Vodka Around The World

Published October 29, 2008 in Vodka
  • Russia

For Russians, vodka is a national beverage which is not only acts as an important drink, but also plays a representative role of the Russian way of life. Throughout the Russian’s history, they firmly believe that vodka was originated in their homeland. Some source claims that a drink similar to modern vodka first emerged in Russia around 950-1100 CE, but the name “vodka” was not originally called at the beginning, instead, the term “bread wine” was coined.

In Russia, Vodka was not first used as beverage, but for medical purposes. Combined with herbs, Vodka was considered good to heal the wounds and relieve the pain. By the 14thcentury, commercial production of vodka was first established in the country. The Russian historian, V.Pokhlebkin, wrote that the first commercial vodka distillery was first established in the Chudov monastery in the Kremlin, Moscow. Not long after, vodka production has rapidly become an integral part of Russian society.

Until the 20th century, vodka has truly become the Russian popular drink. But due to the government policy of promoting consumption of state-manufactured vodka, most of vodka’s consumers were confined to the middle and high class people because of its high price. Until 1863, the government monopoly was revoked, causing vodka’s price to down, making vodka available even to low-income citizens. Since then, the future of vodka in Russia is so bright. In 1911, vodka was responsible for 89% of all alcohol consumption in Russia. Even today, the popularity of vodka in Russia is not declined, and the Russian’s demand of vodka is increasing every year.

  • Poland

It is a well known fact that Vodka has been produced in Poland since a very long time ago. Some said vodka has been found in Poland since the early middle age, but the fist evidence of Polish vodka is found in the Sandominez court registry which was written in 1405. Like in Russia, vodka was first used as medicines and later was consumed as beverage. By the 16th century, large-scale vodka production began in Poland, initially at Krakow, one of the largest and oldest cities in Poland. Around this time, production methods of vodka were primitive and rudimentary. This distillation process had to be repeated several times and its product was usually low-proof.

Until the end of the 18th century, vodka industry in Poland was actually commenced. The first industrial distillery was operated in 1782 in Lwów, a major city which is now located in western Ukraine. By the second half of the 19th century, the new implementation of new technologies had been introduced, which allowed the production of clear vodka impossible. After World War II, the Polish communist government had taken over the entire vodka distilleries all across the country. But after the victory of the solidarity movement, government’s monopoly was repealed and all distilleries were privatized. Today, Poland is a leading country in the worldwide market of vodka, and each year, a great deal of vodka brands are produced and distributed from this country.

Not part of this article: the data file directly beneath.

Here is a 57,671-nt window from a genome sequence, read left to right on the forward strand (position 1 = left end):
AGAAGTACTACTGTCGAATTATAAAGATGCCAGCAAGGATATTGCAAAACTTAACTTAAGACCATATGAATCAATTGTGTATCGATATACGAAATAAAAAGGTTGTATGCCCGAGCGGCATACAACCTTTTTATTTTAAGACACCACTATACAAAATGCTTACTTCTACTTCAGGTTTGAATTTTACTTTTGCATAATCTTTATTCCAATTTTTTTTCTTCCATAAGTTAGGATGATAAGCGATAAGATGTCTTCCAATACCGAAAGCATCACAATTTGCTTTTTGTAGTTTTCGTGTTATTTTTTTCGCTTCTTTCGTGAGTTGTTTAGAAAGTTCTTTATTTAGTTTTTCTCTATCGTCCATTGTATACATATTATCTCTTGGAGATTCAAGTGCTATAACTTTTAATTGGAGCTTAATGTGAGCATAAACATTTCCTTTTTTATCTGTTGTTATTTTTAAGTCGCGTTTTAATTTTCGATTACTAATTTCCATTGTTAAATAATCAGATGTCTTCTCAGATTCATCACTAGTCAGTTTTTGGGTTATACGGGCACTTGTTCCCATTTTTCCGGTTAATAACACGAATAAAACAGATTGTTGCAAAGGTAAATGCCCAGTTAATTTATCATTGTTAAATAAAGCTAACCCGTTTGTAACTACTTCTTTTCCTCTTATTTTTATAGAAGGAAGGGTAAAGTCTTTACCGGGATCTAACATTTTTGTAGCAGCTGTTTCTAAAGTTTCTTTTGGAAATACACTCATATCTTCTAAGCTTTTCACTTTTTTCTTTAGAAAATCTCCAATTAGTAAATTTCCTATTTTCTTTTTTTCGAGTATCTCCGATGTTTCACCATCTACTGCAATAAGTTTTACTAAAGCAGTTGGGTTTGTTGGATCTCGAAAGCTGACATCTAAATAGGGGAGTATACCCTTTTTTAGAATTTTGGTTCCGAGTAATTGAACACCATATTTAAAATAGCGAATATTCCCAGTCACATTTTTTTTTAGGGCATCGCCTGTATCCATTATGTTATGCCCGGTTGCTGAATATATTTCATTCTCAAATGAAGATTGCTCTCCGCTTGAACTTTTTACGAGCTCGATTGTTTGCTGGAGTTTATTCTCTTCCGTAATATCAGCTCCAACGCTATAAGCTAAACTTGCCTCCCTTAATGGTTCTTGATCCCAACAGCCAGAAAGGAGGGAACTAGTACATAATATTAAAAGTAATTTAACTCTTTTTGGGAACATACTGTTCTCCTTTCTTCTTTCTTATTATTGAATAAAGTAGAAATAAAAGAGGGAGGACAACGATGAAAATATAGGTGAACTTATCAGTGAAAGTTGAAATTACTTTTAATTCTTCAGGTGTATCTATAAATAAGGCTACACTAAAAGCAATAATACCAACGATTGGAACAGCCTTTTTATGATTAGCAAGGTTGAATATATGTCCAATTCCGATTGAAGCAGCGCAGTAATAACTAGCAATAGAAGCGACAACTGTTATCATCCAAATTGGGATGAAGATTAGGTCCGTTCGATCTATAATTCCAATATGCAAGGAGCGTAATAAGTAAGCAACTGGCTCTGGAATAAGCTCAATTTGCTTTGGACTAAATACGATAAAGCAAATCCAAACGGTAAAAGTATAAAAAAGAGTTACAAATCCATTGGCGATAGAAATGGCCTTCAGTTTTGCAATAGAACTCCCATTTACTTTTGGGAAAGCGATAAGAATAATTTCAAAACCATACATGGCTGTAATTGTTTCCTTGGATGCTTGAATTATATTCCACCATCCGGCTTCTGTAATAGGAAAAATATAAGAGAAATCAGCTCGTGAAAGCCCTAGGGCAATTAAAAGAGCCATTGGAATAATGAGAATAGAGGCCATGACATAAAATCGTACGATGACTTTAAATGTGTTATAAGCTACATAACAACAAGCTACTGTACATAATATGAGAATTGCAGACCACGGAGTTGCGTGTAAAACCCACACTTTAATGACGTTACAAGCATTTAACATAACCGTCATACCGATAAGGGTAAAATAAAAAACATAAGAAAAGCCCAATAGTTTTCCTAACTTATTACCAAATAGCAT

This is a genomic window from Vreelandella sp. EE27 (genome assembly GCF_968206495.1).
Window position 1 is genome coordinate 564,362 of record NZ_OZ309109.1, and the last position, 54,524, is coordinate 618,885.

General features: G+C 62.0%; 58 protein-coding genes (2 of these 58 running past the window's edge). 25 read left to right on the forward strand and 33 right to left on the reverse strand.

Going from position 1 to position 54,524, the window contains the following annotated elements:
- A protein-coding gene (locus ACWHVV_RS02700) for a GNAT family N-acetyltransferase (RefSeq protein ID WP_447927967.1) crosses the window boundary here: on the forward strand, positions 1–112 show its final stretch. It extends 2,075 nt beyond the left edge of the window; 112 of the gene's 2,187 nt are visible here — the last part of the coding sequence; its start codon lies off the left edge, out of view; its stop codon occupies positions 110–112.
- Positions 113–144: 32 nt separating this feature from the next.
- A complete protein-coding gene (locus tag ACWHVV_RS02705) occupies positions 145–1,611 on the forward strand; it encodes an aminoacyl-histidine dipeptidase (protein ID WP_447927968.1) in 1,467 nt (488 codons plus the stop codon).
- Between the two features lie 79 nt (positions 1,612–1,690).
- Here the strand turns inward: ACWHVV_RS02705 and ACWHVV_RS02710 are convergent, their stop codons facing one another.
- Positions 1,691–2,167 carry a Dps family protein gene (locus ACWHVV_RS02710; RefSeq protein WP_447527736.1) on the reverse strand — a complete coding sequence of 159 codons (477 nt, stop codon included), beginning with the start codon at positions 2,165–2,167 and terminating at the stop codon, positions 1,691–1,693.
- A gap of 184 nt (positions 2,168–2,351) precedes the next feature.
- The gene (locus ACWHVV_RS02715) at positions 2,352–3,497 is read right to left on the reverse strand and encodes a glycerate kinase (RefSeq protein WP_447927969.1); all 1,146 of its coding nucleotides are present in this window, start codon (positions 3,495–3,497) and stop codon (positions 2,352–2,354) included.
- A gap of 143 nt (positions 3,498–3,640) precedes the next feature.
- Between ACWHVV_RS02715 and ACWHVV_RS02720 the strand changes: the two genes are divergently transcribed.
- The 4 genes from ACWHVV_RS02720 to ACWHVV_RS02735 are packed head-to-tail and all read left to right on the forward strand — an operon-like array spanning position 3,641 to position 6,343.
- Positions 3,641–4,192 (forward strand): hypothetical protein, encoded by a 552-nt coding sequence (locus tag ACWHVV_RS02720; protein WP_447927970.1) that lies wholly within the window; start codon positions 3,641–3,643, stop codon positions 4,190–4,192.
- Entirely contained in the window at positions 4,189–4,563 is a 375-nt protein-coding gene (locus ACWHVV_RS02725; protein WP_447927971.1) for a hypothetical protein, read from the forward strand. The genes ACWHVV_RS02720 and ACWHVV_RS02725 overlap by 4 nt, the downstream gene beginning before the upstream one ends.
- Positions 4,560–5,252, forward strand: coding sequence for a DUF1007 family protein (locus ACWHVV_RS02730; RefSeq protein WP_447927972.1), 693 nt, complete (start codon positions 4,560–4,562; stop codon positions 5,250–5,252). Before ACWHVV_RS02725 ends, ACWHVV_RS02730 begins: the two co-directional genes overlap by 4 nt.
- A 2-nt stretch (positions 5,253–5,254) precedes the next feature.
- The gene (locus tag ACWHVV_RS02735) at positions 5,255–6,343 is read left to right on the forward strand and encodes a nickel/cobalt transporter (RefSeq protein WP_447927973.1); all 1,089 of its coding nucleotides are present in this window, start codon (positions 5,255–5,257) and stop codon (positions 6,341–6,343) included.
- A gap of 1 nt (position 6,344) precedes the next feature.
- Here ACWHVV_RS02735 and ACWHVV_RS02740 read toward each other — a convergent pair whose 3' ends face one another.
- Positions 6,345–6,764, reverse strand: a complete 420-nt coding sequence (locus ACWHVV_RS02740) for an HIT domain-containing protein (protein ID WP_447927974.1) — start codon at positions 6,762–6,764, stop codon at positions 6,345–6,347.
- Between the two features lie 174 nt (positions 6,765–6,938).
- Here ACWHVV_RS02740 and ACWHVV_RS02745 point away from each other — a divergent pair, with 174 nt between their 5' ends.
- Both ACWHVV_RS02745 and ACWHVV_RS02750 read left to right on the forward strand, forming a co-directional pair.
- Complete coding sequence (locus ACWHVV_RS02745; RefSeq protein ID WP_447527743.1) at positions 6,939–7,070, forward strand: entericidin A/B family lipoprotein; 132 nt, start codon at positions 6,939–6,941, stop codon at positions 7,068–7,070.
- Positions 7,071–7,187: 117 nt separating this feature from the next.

• Ukraine

Set itself among a group of country called the “vodka belt”, Ukraine is another European nation where vodka is generally found in taverns throughout the country, and is also considered as the top beverage of the nation. In Ukrainian language, the word “Horilka” is used to call for “vodka”. In addition, this word also refers to other drinks such as moonshine, a common slang term for home-distilled alcohol, and whiskey or other strong spirits. In Ukraine, Horilka or vodka is popularly consumed by the Ukrainians as the drink of pleasure, and most of the beveage is gennerally distilled from fermented grain. However, although Russia is always cradited as the birthplace of vodka, but some historions suggest that it was actually the Ukrainian Cossacks, who first produced vodka since the 15th or 16th century.

  • Sweden

Like other nations in Scandinavia region, Sweden is renowned for being the country where vodka is popularly produced and consumed. Some source says that the history of Swedish vodka can date back to the 15th century, as old as the history of Ukrainian vodka, but this claim is not yet confirmed. It is believed that the Swedish vodka was first produced in the local gunpowder industry where high-proof spirit was used as an important component of black powder of muskets. Later, when distilling alcohol beverage was licensed in Sweden, it is the gunpowder makers who grasped the chance to produce vodka for commercial purpose. Since then, vodka industry in Sweden has grown steadily with over 175,000 registered stills were found in Sweden in 1830. Today, a great deal of Swedish vodka is still produced and distributed to countries.

  • America

Around the turn of the 20th century, Vodka was first imported into the United States for commercial purpose. At first, its primary market was immigrants from Eastern Europe, but the commerce was not smoothly operated because of The United States Prohibition of Alcohol which was ratified on January 16, 1919, and affected in 1920. This law had considerably retarded the growth of vodka in America. But after the repeal of the law in 1933, the future of American vodka was brighter. The Heublein Company bought the right of the Russian Smirnoff brand and launched vodka in the U.S. market, and the business proved a huge success. Today, vodka is considered as the dominant white spirit in the United States, and the American demands of the drink are increasing.

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